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Termination, and why it's OK


The term termination of employment refers to the end of an employee’s work with a company. An employee may be terminated from a job of their own free will or following a decision made by the employer. Employers who execute a termination of employment may do so for a number of reasons, including downsizing, poor job performance, or redundancies.


I think most of us understand this concept, and likely have been at either end of the spectrum. The question your asking is, why is it okay? Well, it's more than okay, it's often necessary. As a Chef, business owner and educator, I struggled with this in my early years. After extensive study and mentorship with some of the top HR directors in Canada, I finally came to the realization, that it really is okay. In fact the benefits can be easily misunderstood. No one likes to be fired, and for most part nobody really enjoys firing someone...unless your some kind of sociopath. Let me give you a few personal examples from my own history.


My first position as a Chef followed my last position in a hotel as a sous chef. Up until this point, most decisions concerning the welfare of an employee were handled by the Executive Chef. At this point in my career employee relations were fairly new to me. The restaurant was in transition, and had only been operating about 6 months. I should also add that the place was stupid busy and very popular. To add insult to injury, the sous chef was leaving in two weeks. The interesting thing about kitchens, chef or not...the employees are going to challenge you. Oddly enough I had signed up for a seminar on advanced kitchen management which was to take place the weekend before I began the job. I gleaned a lot of good information from the weekend seminar, and kept that information close at hand. Here is a little bit of what I learned that weekend.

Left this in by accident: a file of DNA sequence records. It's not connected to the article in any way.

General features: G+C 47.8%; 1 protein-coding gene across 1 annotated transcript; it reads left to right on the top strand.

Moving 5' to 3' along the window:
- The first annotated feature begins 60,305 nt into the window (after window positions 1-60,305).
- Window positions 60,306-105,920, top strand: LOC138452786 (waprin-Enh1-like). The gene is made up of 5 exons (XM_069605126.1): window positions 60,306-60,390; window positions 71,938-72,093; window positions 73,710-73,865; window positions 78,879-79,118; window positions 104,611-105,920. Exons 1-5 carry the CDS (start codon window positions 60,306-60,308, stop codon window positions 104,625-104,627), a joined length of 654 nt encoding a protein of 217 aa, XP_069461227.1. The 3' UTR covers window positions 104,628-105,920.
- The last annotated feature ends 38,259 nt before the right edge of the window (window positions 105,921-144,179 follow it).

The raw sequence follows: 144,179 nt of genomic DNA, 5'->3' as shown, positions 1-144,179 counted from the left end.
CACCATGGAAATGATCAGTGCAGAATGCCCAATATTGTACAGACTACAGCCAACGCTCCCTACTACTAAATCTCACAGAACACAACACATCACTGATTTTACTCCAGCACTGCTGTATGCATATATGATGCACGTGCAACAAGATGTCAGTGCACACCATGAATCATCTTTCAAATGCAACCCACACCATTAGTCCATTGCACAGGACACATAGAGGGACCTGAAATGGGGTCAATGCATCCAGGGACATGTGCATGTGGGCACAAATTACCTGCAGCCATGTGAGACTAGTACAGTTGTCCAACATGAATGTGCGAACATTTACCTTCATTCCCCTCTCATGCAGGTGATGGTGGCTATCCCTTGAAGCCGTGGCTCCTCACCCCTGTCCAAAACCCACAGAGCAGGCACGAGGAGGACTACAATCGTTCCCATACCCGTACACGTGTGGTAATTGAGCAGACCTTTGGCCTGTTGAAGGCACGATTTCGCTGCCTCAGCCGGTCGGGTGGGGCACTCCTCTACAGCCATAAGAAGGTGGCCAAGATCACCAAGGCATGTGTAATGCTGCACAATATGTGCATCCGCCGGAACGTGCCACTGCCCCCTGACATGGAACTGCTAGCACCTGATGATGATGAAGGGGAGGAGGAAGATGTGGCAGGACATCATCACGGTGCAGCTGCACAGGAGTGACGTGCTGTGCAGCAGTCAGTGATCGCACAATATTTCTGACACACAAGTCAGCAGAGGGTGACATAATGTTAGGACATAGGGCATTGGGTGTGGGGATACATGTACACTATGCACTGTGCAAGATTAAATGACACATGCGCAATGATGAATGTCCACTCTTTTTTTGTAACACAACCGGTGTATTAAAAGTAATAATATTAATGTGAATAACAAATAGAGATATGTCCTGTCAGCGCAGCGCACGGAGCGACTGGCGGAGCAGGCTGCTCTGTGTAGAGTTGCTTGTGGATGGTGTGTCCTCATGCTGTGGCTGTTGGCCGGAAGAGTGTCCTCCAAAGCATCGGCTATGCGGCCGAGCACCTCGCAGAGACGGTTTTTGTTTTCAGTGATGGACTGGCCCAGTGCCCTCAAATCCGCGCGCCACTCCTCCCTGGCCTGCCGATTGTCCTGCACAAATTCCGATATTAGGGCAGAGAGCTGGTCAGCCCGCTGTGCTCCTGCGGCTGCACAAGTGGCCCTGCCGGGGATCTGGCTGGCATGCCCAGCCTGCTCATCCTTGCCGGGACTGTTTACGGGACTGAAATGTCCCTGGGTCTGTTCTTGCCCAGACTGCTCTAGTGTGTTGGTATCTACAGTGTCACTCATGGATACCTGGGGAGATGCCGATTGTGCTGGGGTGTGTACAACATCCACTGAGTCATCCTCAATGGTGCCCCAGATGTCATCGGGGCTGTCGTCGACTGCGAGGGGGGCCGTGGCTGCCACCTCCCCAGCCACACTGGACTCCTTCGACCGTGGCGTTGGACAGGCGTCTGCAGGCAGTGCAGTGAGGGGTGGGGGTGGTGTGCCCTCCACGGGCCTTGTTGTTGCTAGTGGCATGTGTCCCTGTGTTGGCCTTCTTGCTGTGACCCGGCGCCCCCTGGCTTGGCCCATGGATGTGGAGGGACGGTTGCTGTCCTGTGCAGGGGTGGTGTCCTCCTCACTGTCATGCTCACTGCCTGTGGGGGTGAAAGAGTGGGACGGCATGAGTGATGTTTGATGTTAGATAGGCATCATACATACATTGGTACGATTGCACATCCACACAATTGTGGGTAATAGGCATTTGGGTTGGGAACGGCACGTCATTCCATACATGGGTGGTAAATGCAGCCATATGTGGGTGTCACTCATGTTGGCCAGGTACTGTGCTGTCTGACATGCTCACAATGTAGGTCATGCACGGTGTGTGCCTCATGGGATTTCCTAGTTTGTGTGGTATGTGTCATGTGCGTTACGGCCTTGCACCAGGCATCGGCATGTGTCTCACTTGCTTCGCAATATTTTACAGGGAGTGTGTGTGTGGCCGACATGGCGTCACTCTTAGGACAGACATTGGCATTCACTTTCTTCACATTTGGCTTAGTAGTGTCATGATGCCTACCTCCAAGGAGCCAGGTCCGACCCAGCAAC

The reasons you can terminate an employee include poor performance; lack of interest in continuing with a role; lack of skills needed to continue with a role; inappropriate behaviour.

Very rarely you can jump straight to terminating an employee’s contract. Check on the government site which will lay out the dismissal process

Breach of contract – Legal agreement between both parties where the terms of the employment contract have been broken Gross misconduct – Gross misconduct can allow for immediate termination of an employee’s contract but thorough investigation, though and evidence to prove the offence. Low Standards of Work – Poor performance or “capability” or inability in doing your job Fair reasons for dismissals – Continually missing work; late for work or poor discipline Probationary Period – Period when an employee can be dismissed with little or no notice, Redundancy – Ensure you follow your business redundancy procedure.


These are the standards, of course being a seminar we were taught some of the roundabout ways to easily rid yourself of problem employees. Often, in kitchens, there are many. I like to call it the power of the pen. My first week on the job was rough, naturally a little nervous I managed to scorch a 30 L batch of bechemel sauce. I managed to salvage most of it, and kept my head down and stayed focused. In these early stages, the important thing to do, is actually not cook to much. Just observe. I needed a sous chef, and soon. I decided to promote internally, and found my candidate within the first week. A team was being built. Now to figure out who stays and who goes. I am a very open minded and fair person, I would keep them all if I could. Usually the weaker links reveal themselves pretty rapidly. This first one was pretty much like the rest. Let's say his name was Bill. While drafting the schedule for the next week, Bill was so kind as to TELL me what days and hours he was willing to work. Naturally, I scheduled him on the days I needed him, Bill quite. There were a few more of these, and some other behaviors I don't allow in the kitchen. GONE. Now the team was coming together, a few outside hires, a few more promotions, now we can operate like a well oiled machine.


To finish this off, I guess I should give a brief explanation as to why FIRING someone is beneficial to the individual concerned. Clearly they are not invested in the job, and would likely do better elsewhere. You as a manager are just helping to expedite the process. It might seem terrible at the moment, but eventually with gratitude or not, you are doing them a favour.

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Cheers folks, and have a great Monday!



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